What freedom lovers need to know about Internet governance
The UN mandated process of Internet governance, culminating once a year in the Internet Governance Forum (IGF), but also taking place in many national and regional fora, is widely regarded as irrelevant among many members of the community of security researchers and activists. The IGF itself is seen as a talking shop, either dominated by governments or captured by large US Internet companies - depending on your preference. We argue that there is much more to it, and that it is imperative for people concerned about curbing surveillance and protecting freedom of speech and of information to understand the process and the issues - and to get involved as a result of this. The session will serve as a primer on IG and will offer lots of space to discuss what it has to do with what freedom lovers care about.
|What freedom lovers need to know about Internet governance|
|Organization||Reporters Without Borders Germany|
|Bio/s||Matthias works is a journalist and entrepreneur based in Berlin. He is co-founder and publisher of the online magazine iRights.info – about legal issues in the digital world, recipient of the Grimme Online Award, Germany’s most prestigious award for online journalism. He is founder and managing partner of the independent Berlin think tank iRights.Lab. As a consultant and trainer Matthias has worked with journalists in Germany, South-Eastern Europe, Asia and the Middle East on all things digital, ranging from online journalism to operational security for journalists. Matthias is frequently invited to speak at conferences like re:publica or the Global Media Forum and conceived and organised the Young Media Summits 2010 and 2011 in Cairo, Egypt. He testified before three committees of the German Bundestag on future developments of journalism, online journalism and copyright regulation. He is member of the governing board of the German section of Reporters Without Borders and the advisory council of the Whistleblower Network. Matthias has co-authored three books on journalism and copyright regulation and holds master’s degrees in Journalism from the University of Colorado at Boulder and Philosophy from the Free University of Berlin.|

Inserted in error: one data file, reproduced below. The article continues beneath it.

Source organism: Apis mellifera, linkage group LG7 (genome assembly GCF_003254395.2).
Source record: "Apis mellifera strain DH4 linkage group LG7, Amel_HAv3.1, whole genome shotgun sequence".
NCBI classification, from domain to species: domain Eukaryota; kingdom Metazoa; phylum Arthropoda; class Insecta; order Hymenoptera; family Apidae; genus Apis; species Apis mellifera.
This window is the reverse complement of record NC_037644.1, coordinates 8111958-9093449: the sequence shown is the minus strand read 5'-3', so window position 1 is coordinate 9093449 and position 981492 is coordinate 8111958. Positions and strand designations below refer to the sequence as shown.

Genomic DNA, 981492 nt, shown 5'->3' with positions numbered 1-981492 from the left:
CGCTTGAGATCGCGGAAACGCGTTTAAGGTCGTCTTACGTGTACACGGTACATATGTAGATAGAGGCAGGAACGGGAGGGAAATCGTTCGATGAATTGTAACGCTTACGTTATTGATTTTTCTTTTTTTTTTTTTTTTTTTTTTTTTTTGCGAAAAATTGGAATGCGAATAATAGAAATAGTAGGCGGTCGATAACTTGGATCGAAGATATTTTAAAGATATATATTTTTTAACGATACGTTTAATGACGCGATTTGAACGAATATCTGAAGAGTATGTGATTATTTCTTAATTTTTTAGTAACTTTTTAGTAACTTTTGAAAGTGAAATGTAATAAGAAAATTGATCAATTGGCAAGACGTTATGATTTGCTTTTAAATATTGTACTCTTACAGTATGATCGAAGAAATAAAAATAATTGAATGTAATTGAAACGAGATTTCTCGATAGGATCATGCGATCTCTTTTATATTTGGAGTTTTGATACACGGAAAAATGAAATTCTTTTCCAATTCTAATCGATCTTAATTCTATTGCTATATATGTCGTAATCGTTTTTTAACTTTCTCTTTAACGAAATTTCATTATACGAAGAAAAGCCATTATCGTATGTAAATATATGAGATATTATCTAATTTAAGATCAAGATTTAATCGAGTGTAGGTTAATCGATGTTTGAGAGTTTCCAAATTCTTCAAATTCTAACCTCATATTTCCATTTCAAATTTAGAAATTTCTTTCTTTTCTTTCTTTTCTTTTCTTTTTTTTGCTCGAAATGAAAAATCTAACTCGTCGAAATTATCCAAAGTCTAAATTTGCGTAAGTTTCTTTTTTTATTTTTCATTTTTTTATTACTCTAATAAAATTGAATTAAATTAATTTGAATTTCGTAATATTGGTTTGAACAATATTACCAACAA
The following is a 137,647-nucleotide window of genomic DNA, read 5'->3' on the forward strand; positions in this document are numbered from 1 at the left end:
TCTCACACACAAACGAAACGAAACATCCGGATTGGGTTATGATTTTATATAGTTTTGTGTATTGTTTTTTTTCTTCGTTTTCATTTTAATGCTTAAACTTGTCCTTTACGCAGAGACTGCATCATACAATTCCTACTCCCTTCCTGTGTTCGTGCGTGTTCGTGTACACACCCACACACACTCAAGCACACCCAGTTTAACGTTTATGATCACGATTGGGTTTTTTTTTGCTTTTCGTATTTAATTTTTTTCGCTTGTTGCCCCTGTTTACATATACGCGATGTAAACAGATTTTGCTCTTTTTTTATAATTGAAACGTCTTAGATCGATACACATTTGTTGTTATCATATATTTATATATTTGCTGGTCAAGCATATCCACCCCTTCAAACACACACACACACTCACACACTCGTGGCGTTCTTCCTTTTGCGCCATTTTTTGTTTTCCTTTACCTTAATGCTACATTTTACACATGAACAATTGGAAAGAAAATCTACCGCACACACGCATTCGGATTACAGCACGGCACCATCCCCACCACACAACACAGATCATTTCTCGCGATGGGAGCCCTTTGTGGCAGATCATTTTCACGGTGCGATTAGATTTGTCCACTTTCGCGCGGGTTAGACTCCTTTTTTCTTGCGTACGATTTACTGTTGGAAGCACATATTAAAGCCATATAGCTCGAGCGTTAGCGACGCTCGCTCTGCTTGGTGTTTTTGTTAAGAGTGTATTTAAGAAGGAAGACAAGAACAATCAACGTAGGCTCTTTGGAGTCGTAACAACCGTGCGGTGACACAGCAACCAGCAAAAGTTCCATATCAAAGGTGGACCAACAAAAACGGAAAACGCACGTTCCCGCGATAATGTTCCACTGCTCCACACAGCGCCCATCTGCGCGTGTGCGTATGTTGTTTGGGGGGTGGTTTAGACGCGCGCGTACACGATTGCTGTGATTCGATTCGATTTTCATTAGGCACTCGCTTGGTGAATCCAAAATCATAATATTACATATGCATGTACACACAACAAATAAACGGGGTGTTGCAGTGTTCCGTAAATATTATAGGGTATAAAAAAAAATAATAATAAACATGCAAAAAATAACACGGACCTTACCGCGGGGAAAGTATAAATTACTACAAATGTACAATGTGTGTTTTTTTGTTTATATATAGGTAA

iRights started out as a discussion of copyright and the Internet
Reporters Without Borders changed its mandate to "freedom of the press to freedom of information"
Idea of Internet Governance summit and process was to further development of the Internet
Mandated yearly internet governance forums (IGFs)
Infographic depicting internet governance forums activity
First side of infographic depicts the following:
Stakeholders (Academia/Industry/Government also Youth) > International/Regional/National IGFs > Open debate
- Supposedly everyone can participate in these, but not everyone can travel to the global IGF. It’s an open assembly. You have to register and meet deadlines. Free to register and attend.
- There is interaction between forums
- No official outcomes produced on purpose. Because everyone has to agree and the result may be very watered down.
Second side of infographic depicts the following:
Results of forums > Principles, statements, resolutions
These can influence > Law and policy, Codes of conduct, Technical standards
Resulting in Internet Governance > Privacy, Net Neutrality, Freedom of Expression, Access to Information, Copyright
- John Perry Barlow’s early manifesto on open and free internet - Declaration of Independence
- Policy change is pressured by technological development
- Attendees vote by humming
Web site for Internet Governance Forum - www.intgovforum.org
Internet Governance in Kenya infographic